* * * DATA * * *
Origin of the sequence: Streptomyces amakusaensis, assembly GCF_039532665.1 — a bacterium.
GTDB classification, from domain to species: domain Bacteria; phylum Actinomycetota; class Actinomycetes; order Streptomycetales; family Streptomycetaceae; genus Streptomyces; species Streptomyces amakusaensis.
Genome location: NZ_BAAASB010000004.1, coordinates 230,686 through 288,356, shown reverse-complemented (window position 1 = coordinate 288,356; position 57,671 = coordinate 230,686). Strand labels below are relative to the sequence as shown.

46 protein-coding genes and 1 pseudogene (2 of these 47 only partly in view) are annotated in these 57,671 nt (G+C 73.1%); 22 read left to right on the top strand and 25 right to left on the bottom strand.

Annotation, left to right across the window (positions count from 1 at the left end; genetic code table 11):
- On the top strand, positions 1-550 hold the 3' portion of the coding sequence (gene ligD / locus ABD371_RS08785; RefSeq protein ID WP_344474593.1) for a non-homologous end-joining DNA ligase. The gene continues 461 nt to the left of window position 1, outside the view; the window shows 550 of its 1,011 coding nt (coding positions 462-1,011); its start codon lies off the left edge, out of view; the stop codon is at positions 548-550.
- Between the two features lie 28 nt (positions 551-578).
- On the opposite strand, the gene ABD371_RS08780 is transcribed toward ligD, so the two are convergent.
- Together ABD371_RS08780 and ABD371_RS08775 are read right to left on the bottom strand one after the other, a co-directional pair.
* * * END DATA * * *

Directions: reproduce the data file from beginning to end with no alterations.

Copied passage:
Origin of the sequence: Streptomyces amakusaensis, assembly GCF_039532665.1 — a bacterium.
GTDB classification, from domain to species: domain Bacteria; phylum Actinomycetota; class Actinomycetes; order Streptomycetales; family Streptomycetaceae; genus Streptomyces; species Streptomyces amakusaensis.
Genome location: NZ_BAAASB010000004.1, coordinates 230,686 through 288,356, shown reverse-complemented (window position 1 = coordinate 288,356; position 57,671 = coordinate 230,686). Strand labels below are relative to the sequence as shown.

46 protein-coding genes and 1 pseudogene (2 of these 47 only partly in view) are annotated in these 57,671 nt (G+C 73.1%); 22 read left to right on the top strand and 25 right to left on the bottom strand.

Annotation, left to right across the window (positions count from 1 at the left end; genetic code table 11):
- On the top strand, positions 1-550 hold the 3' portion of the coding sequence (gene ligD / locus ABD371_RS08785; RefSeq protein ID WP_344474593.1) for a non-homologous end-joining DNA ligase. The gene continues 461 nt to the left of window position 1, outside the view; the window shows 550 of its 1,011 coding nt (coding positions 462-1,011); its start codon lies off the left edge, out of view; the stop codon is at positions 548-550.
- Between the two features lie 28 nt (positions 551-578).
- On the opposite strand, the gene ABD371_RS08780 is transcribed toward ligD, so the two are convergent.
- Together ABD371_RS08780 and ABD371_RS08775 are read right to left on the bottom strand one after the other, a co-directional pair.